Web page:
2. 1.2A set of games played between two teams.
      ‘the Test series against Australia’
      • ‘Each of those teams has a starter who is capable of winning two games in a playoff series.’
      • ‘We've got a game tomorrow that is probably the most pivotal game of the series, and we understand that.’
      • ‘If the Twins split the first two games of the division series on the road, look out when they return home.’
      • ‘He must be a guy who can be counted on to play well and play often when the game, the series, the season, are on the line.’
      • ‘He already has added to clubhouse chemistry and was instrumental in last weekend's series against the Cubs.’
      • ‘Recent history shows the visiting team in this series is more likely to win the game.’
      • ‘This isn't the first year a team has gone into a series and played low-scoring games.’
      • ‘Such was the difference in the strength of the respective teams that the series never rose above mediocrity.’
      • ‘Somewhere that doesn't convince us that will help the team win a playoff series.’
      • ‘Once a playoff series commences, each game played is subjected to even closer scrutiny.’
      • ‘It was also great to see the Spurs take out the Lakers, blowing out Los Angeles in the final game of the series.’
      • ‘The moment is dramatic and emotional whether the final series lasts four games or seven.’
      • ‘It is the last game and the series and the team is battling to avoid the bottom spot.’
      • ‘Both teams squared away the three-game test series in front of appreciative crowds.’
      • ‘When Fox went down with a torn tendon in his left foot in the fourth game of the Minnesota series, the team rallied.’
      • ‘Now it's on to Game 7 for a series that has given us everything we could have hoped for and then some.’
      • ‘They won a playoff series for the first time.’
      • ‘After three games, you get a feel for a series, but these teams seem to be really even.’
      • ‘Each series requires the same playoff intensity, the same passion, the same work ethic.’
      • ‘Two days later, the teams engaged in the highest scoring game of the series.’
    3. 1.3A range of products sharing features of design or assembly and marketed with a separate number from other lines.
      ‘early models of the 600D series incorporated a centrifugal oil filter’
      ‘a series III SWB Land Rover’
      • ‘Many users say that HP's decision to discontinue the e3000 series line is premature.’
      • ‘They are not going to look favorably on the idea that the A300 series may have a design flaw.’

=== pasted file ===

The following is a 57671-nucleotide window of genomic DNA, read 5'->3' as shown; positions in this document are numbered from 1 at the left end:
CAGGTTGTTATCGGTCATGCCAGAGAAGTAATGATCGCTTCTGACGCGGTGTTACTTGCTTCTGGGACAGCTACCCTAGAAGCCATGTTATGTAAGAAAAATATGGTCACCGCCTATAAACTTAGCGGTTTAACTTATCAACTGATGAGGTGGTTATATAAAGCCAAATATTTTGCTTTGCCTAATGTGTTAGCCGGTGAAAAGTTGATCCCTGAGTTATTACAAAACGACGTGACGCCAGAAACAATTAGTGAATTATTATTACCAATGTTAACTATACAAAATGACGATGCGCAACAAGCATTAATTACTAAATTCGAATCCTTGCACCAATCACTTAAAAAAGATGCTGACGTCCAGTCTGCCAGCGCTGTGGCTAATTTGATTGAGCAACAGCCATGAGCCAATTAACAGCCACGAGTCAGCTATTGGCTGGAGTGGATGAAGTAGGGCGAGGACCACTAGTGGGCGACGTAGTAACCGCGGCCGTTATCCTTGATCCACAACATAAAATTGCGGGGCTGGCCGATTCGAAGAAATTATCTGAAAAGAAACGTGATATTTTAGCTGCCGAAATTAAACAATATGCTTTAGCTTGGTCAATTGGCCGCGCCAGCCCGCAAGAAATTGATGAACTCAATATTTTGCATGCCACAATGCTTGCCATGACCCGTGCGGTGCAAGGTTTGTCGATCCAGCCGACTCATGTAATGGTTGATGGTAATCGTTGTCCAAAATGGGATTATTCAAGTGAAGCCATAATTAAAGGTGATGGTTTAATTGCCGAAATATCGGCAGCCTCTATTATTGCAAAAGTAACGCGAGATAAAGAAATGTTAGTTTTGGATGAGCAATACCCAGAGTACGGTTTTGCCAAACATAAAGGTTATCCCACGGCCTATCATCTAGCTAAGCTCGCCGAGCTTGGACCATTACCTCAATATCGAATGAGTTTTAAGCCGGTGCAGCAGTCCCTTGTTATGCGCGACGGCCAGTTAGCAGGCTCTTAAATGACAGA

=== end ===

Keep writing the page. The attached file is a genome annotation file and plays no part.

• ‘They've had to bring forward plans to install Rover K series engines which they intend to complete within the next two to three months.’
      • ‘Siemens 45 series phones are less affected and can be resuscitated after about two minutes of work.’
      • ‘Its current line includes five F series forwarders and two H series harvesters.’
    4. 1.4A set of stamps, banknotes, or coins issued at a particular time.
      ‘a series of five stamps issued today to mark the 14th World Orchid Conference’
      • ‘Should a collector complete all the denominations in a coin series?’
      • ‘There could be a whole series of Peanuts stamps and there probably will be.’
      • ‘The first coin in the series was Delaware, which chooses an image of a man riding a horse.’
  • 2A set or sequence of related television or radio programmes.

    ‘a new drama series’
    • ‘About two or three year ago Yorkshire Television did a series on great houses.’
    • ‘A radio drama series written, set and recorded in Nigeria has won two prestigious awards.’
    • ‘Indeed, he made his television debut in the series at the sprightly age of 75.’
    • ‘The show will be on the slopes in St Moritz to present the first programme in this new ten programme series.’
    • ‘Because of the risks of losing money here, the series producer may have decided to make several much cheaper and safer programmes in the series.’
    • ‘Meanwhile, she is seeking solace in a new TV series called Monk - about a hypochondriac detective.’
    • ‘The most serious crisis, however, was over the showing on national television of a series called River Elegy.’
    • ‘It reminds me of an episode from a criminally underrated television series, News Radio.’
    • ‘The series has delighted television executives with its unprecedented success.’
    • ‘They're making a six-part documentary series about an English family chasing their dream of living in a Scottish castle.’
    • ‘Nearly all television runs of the series actually showed the episodes in different orders.’